The University of Nevada's Multiethnic Coalition is pleased to announce award-winning Navajo filmmaker Bennie Klain along with his producer and Linguistic Anthropologist Leighton C. Peterson will be screening two new documentaries on Feb. 28 and March 1 in the Joe Crowley Student Union. Events are free and open to the public.
Klain, founder of the Austin, Texas-based TricksterFilms, LLC, will screen his two documentary films, "Weaving Worlds" at 6:30 p.m. on Monday, Feb. 28, and "Columbus Day Legacy" also at 6:30 p.m. on Tuesday, March 1 in the Third Floor Theatre of the Joe Crowley Student Union.
"The projects I undertake demonstrate my willingness to engage the challenging task of bridging indigenous concerns and social commentary with broader artistic and audience considerations," Klain said. "My goal is to bring new voices and hidden histories to broader audiences."
Peterson is a linguistic and social anthropologist whose research has explored the emerging cultural attitudes, language ideologies, and discursive practices among Navajos and Navajo speakers through the lens of new media technologies. He is a professor at Miami University and producer for TricksterFilms and Native American Public Telecommunications. He will give a lecture, "Native Languages and the Media," at 2:30 p.m. on Tuesday, March 1 in the Rita Laden Senate Chambers of the Student Union.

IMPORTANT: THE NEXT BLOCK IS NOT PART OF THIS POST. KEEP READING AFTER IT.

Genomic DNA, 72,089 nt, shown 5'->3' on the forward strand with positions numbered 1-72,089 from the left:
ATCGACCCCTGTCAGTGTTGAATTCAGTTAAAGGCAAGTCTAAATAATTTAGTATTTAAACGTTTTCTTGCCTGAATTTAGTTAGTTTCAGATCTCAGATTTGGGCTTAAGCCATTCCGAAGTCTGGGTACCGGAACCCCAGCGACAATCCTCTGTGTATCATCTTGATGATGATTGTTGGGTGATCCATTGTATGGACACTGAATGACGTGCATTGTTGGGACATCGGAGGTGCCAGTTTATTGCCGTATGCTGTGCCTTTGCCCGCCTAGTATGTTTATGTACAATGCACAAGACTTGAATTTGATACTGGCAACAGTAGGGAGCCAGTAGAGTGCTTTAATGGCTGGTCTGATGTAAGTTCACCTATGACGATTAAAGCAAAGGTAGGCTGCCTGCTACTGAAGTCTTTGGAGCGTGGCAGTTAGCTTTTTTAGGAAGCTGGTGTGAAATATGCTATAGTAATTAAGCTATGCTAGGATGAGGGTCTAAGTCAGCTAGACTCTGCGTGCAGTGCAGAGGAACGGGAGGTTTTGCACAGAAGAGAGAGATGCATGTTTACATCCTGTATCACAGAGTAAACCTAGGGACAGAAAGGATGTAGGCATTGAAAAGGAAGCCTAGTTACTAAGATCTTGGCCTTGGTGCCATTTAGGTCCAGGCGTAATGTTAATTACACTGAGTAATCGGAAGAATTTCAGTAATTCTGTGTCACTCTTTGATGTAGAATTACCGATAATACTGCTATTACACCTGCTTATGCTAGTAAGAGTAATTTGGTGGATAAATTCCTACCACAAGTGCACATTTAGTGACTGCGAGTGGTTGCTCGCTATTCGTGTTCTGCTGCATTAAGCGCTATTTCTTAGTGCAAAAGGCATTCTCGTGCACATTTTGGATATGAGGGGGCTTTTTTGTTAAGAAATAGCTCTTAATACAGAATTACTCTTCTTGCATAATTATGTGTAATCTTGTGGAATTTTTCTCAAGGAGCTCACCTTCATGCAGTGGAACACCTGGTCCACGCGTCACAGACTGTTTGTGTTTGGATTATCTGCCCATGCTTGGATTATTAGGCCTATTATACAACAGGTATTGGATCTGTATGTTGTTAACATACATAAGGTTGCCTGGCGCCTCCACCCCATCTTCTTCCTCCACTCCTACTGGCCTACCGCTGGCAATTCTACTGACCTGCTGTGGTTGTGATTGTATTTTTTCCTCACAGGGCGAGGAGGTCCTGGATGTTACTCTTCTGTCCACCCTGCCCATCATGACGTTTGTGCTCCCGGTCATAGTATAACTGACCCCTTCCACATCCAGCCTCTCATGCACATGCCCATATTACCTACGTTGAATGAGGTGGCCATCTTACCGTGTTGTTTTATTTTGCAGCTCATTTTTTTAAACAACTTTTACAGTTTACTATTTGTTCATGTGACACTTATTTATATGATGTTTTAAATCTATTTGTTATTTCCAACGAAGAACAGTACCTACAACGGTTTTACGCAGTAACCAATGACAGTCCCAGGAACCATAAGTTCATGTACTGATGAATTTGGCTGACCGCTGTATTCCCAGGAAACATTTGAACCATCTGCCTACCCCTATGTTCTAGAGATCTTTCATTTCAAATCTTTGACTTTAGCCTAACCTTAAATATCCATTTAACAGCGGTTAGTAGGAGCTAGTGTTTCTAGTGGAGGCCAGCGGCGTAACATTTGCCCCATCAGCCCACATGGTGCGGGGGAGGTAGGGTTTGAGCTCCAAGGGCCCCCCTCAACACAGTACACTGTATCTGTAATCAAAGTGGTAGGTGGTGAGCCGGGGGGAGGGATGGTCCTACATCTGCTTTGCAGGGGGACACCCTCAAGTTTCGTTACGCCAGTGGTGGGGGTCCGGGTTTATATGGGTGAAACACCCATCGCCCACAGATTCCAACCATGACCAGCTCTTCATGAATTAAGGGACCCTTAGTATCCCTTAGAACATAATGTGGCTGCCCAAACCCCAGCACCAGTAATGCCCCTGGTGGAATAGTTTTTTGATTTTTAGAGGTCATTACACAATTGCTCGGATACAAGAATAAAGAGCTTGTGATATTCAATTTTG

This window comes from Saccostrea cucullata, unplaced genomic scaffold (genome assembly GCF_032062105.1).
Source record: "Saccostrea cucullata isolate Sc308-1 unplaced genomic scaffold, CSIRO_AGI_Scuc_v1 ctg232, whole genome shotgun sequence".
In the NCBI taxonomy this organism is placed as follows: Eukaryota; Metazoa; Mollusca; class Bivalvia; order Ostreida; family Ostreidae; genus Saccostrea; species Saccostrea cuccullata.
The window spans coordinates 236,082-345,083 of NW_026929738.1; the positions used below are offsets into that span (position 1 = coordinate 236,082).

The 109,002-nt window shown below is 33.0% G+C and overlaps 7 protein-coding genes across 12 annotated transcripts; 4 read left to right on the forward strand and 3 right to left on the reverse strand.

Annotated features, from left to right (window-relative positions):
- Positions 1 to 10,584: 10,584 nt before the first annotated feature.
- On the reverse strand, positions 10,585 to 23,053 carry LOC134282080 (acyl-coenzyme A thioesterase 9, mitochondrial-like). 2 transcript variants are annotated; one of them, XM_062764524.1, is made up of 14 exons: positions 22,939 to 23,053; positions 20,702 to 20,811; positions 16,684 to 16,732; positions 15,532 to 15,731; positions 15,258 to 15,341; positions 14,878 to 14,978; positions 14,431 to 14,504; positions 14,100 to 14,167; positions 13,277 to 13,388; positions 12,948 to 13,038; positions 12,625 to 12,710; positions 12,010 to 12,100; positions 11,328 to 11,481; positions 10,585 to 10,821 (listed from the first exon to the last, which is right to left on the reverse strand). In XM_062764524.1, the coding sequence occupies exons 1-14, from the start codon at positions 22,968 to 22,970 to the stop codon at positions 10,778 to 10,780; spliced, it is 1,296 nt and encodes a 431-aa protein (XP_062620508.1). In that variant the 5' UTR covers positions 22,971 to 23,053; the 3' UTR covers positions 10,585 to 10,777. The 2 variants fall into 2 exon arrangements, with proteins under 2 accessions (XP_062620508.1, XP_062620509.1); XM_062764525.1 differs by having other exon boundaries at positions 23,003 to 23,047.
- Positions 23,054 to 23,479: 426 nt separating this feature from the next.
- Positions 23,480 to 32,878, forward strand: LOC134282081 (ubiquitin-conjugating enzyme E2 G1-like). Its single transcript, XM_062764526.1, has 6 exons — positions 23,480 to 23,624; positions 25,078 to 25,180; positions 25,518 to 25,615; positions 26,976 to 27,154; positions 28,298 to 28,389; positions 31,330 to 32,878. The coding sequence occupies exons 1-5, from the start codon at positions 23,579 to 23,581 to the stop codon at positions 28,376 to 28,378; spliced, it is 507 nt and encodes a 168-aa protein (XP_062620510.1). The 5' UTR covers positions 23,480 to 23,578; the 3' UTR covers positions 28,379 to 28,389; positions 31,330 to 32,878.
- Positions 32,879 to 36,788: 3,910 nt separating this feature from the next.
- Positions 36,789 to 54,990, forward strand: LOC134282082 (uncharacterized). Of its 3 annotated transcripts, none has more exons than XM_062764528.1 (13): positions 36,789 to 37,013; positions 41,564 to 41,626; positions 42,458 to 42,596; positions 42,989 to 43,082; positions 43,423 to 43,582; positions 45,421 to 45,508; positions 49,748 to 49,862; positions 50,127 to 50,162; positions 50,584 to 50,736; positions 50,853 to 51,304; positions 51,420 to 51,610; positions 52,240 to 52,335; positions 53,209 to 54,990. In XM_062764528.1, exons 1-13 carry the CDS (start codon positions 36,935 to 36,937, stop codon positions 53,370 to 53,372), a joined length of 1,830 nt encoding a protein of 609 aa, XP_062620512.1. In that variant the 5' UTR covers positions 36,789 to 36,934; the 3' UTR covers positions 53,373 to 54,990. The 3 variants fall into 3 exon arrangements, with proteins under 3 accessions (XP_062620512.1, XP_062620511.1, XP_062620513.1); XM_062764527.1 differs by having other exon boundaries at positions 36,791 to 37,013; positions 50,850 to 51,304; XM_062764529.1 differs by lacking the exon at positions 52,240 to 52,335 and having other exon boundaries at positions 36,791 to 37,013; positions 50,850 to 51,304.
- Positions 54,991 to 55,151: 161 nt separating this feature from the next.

"Weaving Worlds" highlights the lives of Navajo weavers with their unique-and often controversial-relationship with Reservation traders, showing how indigenous artisans struggle for cultural vitality and environmental sustainability in the face of globalization. "Weaving Worlds" has screened on public television and around the world, and has won numerous awards including an Award of Commendation from the American Anthropological Association, Best Documentary Feature at the Black Hills Film Festival, and the second Rigoberta Menchu Prize for Social Justice at the Montreal First Peoples Festival.
"Columbus Day Legacy," the team's newest documentary, explores quintessential American issues of free speech and ethnic pride against the backdrop of the Columbus Day Parade controversy in Denver, Colo. Klain explores the history of this annual parade in Denver which is often peppered with both verbal and physical violence, asking tough questions about political correctness, the interpretation of history, and what it means to be an "American."
These campus events are organized by the University Multiethnic Coalition, a University committee commissioned by the Office of the President to promote informed discussions of social diversity among University students and faculty. The events are made possible through generous funding from the Office of the Provost.